Federal agents and prosecutors have come to believe former president Donald Trump’s motive for allegedly taking and keeping classified documents was largely his ego and a desire to hold on to the materials as trophies or mementos, according to people familiar with the matter.
That review has not found any apparent business advantage to the types of classified information in Trump’s possession, these people said. FBI interviews with witnesses so far, they said, also do not point to any nefarious effort by Trump to leverage, sell or use the government secrets. Instead, the former president seemed motivated by a more basic desire not to give up what he believed was his property, these people said.
Several Trump advisers said that each time he was asked to give documents or materials back, his stance hardened, and that he gravitated toward lawyers and advisers who indulged his more pugilistic desires. Trump repeatedly said the materials were his, not the government’s — often in profane terms, two of these people said.
The people familiar with the matter cautioned that the investigation is ongoing, that no final determinations have been made, and that it is possible additional information could emerge that changes investigators’ understanding of Trump’s motivations. But they said the evidence collected over a period of months indicates the primary explanation for potentially criminal conduct was Trump’s ego and intransigence.
A Justice Department spokesman and an FBI spokeswoman declined to comment. A Trump spokesman did not return a request for comment Monday.
The analysis of Trump’s likely motive in allegedly keeping the documents is not, strictly speaking, an element of determining whether he or anyone around him committed a crime or should be charged with one. Justice Department policy dictates that prosecutors file criminal charges in cases in which they believe a crime was committed and the evidence is strong enough to lead to a conviction that will hold up on appeal. But as a practical matter, motive is an important part of how prosecutors assess cases and decide whether to file criminal charges.
Robert Mintz, a former federal prosecutor, said keeping hundreds of classified documents, many marked top secret, at a private home “is such a perplexing thing to do” that it makes sense for prosecutors to search for a motive.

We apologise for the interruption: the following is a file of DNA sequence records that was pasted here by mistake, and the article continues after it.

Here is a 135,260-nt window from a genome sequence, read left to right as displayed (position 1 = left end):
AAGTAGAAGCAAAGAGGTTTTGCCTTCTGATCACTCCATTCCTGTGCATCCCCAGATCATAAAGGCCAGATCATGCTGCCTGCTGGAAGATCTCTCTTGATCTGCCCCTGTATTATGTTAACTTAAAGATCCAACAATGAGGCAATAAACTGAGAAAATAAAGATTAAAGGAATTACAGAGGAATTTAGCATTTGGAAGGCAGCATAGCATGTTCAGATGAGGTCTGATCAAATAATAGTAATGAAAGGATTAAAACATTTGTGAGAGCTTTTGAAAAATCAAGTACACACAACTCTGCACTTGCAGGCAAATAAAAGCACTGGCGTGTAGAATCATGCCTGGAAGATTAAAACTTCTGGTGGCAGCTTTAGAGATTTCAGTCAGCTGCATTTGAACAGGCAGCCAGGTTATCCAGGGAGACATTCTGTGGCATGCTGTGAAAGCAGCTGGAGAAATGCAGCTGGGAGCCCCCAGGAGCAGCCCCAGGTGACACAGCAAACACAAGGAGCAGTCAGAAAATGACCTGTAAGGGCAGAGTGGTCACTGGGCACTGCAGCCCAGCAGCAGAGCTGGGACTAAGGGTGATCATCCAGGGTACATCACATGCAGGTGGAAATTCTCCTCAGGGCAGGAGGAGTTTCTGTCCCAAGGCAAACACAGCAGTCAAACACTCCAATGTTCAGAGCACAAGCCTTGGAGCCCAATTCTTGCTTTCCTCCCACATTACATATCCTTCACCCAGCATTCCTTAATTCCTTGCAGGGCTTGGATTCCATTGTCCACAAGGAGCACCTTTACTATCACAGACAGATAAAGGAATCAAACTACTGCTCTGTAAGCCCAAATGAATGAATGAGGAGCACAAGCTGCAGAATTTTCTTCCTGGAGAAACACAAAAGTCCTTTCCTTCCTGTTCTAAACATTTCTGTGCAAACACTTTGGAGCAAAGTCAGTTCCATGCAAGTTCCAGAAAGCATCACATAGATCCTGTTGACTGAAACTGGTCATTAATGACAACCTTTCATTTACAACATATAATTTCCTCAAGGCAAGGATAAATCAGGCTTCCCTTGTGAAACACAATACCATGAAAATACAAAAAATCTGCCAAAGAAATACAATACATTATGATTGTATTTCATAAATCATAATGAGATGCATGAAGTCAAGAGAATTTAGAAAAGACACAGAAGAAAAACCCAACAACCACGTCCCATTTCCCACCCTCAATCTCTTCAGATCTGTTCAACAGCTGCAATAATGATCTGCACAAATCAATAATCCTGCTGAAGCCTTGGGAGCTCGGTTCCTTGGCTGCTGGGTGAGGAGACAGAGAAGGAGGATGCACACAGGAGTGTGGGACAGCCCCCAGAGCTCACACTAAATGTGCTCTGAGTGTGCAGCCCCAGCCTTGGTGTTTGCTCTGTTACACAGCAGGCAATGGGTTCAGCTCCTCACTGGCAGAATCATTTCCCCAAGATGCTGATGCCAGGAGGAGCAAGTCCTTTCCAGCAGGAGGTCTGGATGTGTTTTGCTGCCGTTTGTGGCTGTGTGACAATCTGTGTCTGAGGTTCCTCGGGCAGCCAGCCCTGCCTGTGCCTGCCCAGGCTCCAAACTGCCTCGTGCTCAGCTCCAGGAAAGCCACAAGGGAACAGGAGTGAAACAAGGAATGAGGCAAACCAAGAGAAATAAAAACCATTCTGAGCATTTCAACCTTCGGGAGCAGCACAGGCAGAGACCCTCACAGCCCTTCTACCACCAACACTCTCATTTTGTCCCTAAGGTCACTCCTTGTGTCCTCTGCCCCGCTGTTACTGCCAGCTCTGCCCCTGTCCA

“It makes perfect sense as to why prosecutors would be spending time scouring through the various records and documents to look for some kind of pattern or theme to explain why certain records were kept and why others were not,” Mintz said. “In presenting a case to a jury, prosecutors typically want to explain the motive for committing a crime. It’s not necessary to prove a crime, but it helps tell the story of exactly how a crime unfolded, according to the government.”
Court papers say the Justice Department has been investigating Trump and his advisers for three potential crimes: mishandling of national security secrets, obstruction, and destruction of government records.
The Washington Post has previously reported that among the most sensitive classified documents recovered by the FBI from Mar-a-Lago were documents about Iran and China, according to people familiar with the matter.
At least one of the documents seized by the FBI at Mar-a-Lago on Aug. 8 describes Iran’s missile program, according to these people, who spoke on the condition of anonymity to describe an ongoing investigation. Other documents described highly sensitive intelligence work aimed at China, they said. The Post has also reported that some of the material focuses on the defense systems of a foreign country, including its nuclear capabilities.
Two advisers to the former president who personally reviewed boxes of material in Trump’s White House said he often threw hundreds of pieces of paper in boxes — mixing in highly sensitive documents with years-old schedules and other mundane material.